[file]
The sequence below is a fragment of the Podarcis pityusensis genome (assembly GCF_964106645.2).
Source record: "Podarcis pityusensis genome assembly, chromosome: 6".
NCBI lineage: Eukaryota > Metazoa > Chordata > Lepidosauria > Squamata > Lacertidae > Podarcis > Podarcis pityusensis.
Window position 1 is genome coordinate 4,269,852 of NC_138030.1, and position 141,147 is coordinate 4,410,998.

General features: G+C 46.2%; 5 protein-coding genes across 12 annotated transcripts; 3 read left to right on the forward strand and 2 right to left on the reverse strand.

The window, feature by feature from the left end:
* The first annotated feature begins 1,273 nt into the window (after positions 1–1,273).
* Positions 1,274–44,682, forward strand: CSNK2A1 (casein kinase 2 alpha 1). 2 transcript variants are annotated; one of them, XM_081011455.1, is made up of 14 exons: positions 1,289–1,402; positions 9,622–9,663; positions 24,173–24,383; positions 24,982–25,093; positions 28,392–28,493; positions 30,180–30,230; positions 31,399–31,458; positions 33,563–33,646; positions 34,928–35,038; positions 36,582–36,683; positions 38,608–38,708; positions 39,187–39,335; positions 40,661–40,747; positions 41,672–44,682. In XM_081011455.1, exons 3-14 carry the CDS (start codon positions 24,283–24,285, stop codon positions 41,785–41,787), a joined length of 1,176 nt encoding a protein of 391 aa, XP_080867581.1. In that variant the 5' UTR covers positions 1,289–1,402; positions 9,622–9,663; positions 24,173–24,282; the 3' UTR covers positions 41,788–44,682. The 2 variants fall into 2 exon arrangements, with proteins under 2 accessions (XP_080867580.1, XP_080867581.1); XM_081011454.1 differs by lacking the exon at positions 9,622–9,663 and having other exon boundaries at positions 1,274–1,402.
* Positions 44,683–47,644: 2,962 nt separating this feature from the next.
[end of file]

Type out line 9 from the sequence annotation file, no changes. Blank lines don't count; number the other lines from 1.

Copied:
* Positions 44,683–47,644: 2,962 nt separating this feature from the next.